9.         "validationErrors"null  
  10.     }  
  11. }  
Noticed that the real exception message and its details are now shown.

Defining Your Own Custom Message

To display a custom message in your response, use the ApiResponse object from AutoWrapper.Wrappers namespace. For example, if you want to display a message when a successful POST has been made, then you can do something like this,
  1. [HttpPost]  
  2. public async Task<ApiResponse> Post([FromBody]CreateBandDTO band)  
  3. {  
  4.     //Call a method to add a new record to the database  
  5.     try  
  6.     {  
  7.         var result = await SampleData.AddNew(band);  
  8.         return new ApiResponse("New record has been created to the database", result, 201);  
  9.     }  
  10.     catch (Exception ex)  
  11.     {  
  12.         //TO DO: Log ex  
  13.         throw;  
  14.     }  
  15. }  
Running the code will give you the following result when successful:
  1. {  
  2.     "version""",  
  3.     "statusCode": 201,  
  4.     "message""New record has been created to the database",  
  5.     "isError"false,  
  6.     "result": 100  
  7. }  
The ApiResponse object has the following parameters that you can set,
  1. ApiResponse(string message, object result = nullint statusCode = 200, string apiVersion = "")  

Defining Your Own Api Exception

AutoWrapper also provides an ApiException object that you can use to define your own exception. For example, if you want to throw your own exception message, you could simply do,
For capturing ModelState validation errors
  1. throw new ApiException(ModelState.AllErrors());  
For throwing your own exception message
  1. throw new ApiException($"Record with id: {id} does not exist.", 400);  
For example, let’s modify the POST method with ModelState validation,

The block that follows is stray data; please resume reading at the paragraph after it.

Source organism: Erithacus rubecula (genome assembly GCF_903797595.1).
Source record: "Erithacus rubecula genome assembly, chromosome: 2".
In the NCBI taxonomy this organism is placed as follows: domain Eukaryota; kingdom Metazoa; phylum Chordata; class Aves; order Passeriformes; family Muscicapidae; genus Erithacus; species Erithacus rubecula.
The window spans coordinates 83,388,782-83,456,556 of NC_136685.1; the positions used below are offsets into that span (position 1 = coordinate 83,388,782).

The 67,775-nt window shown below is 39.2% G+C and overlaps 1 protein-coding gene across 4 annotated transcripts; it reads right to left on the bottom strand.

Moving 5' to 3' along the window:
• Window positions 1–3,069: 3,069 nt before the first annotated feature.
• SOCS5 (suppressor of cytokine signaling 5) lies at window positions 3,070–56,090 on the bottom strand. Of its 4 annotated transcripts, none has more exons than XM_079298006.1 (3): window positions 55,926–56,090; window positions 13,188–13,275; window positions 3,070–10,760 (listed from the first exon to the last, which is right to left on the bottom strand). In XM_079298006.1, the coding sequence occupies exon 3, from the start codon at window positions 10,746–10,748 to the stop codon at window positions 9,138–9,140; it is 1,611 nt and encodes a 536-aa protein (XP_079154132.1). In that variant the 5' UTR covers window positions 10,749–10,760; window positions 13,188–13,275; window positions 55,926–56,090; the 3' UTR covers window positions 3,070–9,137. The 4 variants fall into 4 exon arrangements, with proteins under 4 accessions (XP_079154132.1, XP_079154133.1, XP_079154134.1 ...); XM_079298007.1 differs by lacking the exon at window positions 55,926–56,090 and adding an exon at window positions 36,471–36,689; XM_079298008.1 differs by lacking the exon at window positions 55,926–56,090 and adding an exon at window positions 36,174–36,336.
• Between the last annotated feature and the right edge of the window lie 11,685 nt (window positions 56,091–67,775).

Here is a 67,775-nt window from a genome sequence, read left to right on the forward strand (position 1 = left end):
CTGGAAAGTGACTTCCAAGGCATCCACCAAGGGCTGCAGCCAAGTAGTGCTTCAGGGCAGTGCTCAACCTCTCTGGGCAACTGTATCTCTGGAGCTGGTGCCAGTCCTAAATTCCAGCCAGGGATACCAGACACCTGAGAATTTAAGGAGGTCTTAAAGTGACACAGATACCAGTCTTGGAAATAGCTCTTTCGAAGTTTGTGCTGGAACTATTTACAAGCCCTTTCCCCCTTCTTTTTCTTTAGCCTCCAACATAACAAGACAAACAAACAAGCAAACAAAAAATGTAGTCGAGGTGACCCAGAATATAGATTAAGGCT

1. [HttpPost]  
  2. public async Task<ApiResponse> Post([FromBody]CreateBandDTO band)  
  3. {  
  4.     if (ModelState.IsValid)  
  5.     {  
  6.         //Call a method to add a new record to the database  
  7.         try  
  8.         {  
  9.             var result = await SampleData.AddNew(band);  
  10.             return new ApiResponse("New record has been created to the database", result, 201);  
  11.         }  
  12.         catch (Exception ex)  
  13.         {  
  14.             //TO DO: Log ex  
  15.             throw;  
  16.         }  
  17.     }  
  18.     else  
  19.         throw new ApiException(ModelState.AllErrors());  
  20. }  
  21. Running the code will result to something like this when validation fails:  
  22. {  
  23.     "version""",  
  24.     "statusCode": 400,  
  25.     "isError"true,  
  26.     "responseException": {  
  27.         "exceptionMessage""Request responded with validation error(s). Please correct the specified validation errors and try again.",  
  28.         "details"null,  
  29.         "referenceErrorCode"null,  
  30.         "referenceDocumentLink"null,  
  31.         "validationErrors": [  
  32.             {  
  33.                 "field""Name",  
  34.                 "message""The Name field is required."  
  35.             }  
  36.         ]  
  37.     }  
  38. }  
See how the validationErrors property is automatically populated with the violated fields from your model.
The ApiException object contains the following three overload constructors that you can use to define an exception,
  • ApiException(string message, int statusCode = 500, string errorCode = "", string refLink = "")
  • ApiException(IEnumerable<ValidationError> errors, int statusCode = 400)
  • ApiException(System.Exception ex, int statusCode = 500)

Support for Swagger

Swagger provides advance documentation for your APIs where it allows developers to reference the details of your API endpoints and test them when necessary. This is very helpful especially when your API is public and you expect many developers to use it.
AutoWrapper omits any request with “/swagger” in the URL so you can still be able to navigate to the Swagger UI for your API documentation.


In this article, we’ve learned how to integrate and use the core features of AutoWrapper in your ASP.NET Core application.
I’m pretty sure there are still lots of things to improve in this project, so feel free to try it out and let me know your thoughts. Comments and suggestions are welcome, please drop a message and I’d be happy to answer any queries as I can.
UPDATE - AutoWrapper version 1.0.0 is now officially released with some added option configurations to it. 
Source code can be found here.